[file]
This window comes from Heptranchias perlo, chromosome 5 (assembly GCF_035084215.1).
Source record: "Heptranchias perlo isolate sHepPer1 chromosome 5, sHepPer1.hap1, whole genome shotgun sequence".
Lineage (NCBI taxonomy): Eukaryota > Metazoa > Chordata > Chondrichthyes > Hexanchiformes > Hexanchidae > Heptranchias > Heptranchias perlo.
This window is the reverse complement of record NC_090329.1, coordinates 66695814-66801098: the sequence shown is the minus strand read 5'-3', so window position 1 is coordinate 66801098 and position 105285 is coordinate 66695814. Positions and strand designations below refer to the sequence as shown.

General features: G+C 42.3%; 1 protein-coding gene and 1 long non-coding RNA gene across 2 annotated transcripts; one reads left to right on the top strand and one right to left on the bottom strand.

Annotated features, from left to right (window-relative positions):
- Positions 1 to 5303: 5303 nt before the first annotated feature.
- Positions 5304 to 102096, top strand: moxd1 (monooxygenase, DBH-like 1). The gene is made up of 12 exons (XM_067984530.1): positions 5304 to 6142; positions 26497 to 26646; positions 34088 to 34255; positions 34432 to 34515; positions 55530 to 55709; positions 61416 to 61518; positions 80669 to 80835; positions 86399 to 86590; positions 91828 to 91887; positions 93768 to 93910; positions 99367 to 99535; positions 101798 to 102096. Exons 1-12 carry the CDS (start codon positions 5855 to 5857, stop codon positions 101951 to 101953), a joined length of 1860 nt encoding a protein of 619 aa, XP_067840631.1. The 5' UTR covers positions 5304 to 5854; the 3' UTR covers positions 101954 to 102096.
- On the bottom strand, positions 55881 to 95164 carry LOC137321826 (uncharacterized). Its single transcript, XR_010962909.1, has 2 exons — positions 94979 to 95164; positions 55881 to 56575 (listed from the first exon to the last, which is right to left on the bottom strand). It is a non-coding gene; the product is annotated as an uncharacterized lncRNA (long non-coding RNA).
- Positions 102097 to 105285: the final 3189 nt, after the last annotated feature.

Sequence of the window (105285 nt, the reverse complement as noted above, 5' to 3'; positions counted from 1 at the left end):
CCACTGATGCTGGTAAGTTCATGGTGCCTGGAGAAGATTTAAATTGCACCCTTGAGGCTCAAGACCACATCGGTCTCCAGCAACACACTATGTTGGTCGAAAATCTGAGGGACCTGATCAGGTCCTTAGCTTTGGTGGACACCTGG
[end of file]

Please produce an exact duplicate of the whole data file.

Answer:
This window comes from Heptranchias perlo, chromosome 5 (assembly GCF_035084215.1).
Source record: "Heptranchias perlo isolate sHepPer1 chromosome 5, sHepPer1.hap1, whole genome shotgun sequence".
Lineage (NCBI taxonomy): Eukaryota > Metazoa > Chordata > Chondrichthyes > Hexanchiformes > Hexanchidae > Heptranchias > Heptranchias perlo.
This window is the reverse complement of record NC_090329.1, coordinates 66695814-66801098: the sequence shown is the minus strand read 5'-3', so window position 1 is coordinate 66801098 and position 105285 is coordinate 66695814. Positions and strand designations below refer to the sequence as shown.

General features: G+C 42.3%; 1 protein-coding gene and 1 long non-coding RNA gene across 2 annotated transcripts; one reads left to right on the top strand and one right to left on the bottom strand.

Annotated features, from left to right (window-relative positions):
- Positions 1 to 5303: 5303 nt before the first annotated feature.
- Positions 5304 to 102096, top strand: moxd1 (monooxygenase, DBH-like 1). The gene is made up of 12 exons (XM_067984530.1): positions 5304 to 6142; positions 26497 to 26646; positions 34088 to 34255; positions 34432 to 34515; positions 55530 to 55709; positions 61416 to 61518; positions 80669 to 80835; positions 86399 to 86590; positions 91828 to 91887; positions 93768 to 93910; positions 99367 to 99535; positions 101798 to 102096. Exons 1-12 carry the CDS (start codon positions 5855 to 5857, stop codon positions 101951 to 101953), a joined length of 1860 nt encoding a protein of 619 aa, XP_067840631.1. The 5' UTR covers positions 5304 to 5854; the 3' UTR covers positions 101954 to 102096.
- On the bottom strand, positions 55881 to 95164 carry LOC137321826 (uncharacterized). Its single transcript, XR_010962909.1, has 2 exons — positions 94979 to 95164; positions 55881 to 56575 (listed from the first exon to the last, which is right to left on the bottom strand). It is a non-coding gene; the product is annotated as an uncharacterized lncRNA (long non-coding RNA).
- Positions 102097 to 105285: the final 3189 nt, after the last annotated feature.

Sequence of the window (105285 nt, the reverse complement as noted above, 5' to 3'; positions counted from 1 at the left end):
CCACTGATGCTGGTAAGTTCATGGTGCCTGGAGAAGATTTAAATTGCACCCTTGAGGCTCAAGACCACATCGGTCTCCAGCAACACACTATGTTGGTCGAAAATCTGAGGGACCTGATCAGGTCCTTAGCTTTGGTGGACACCTGG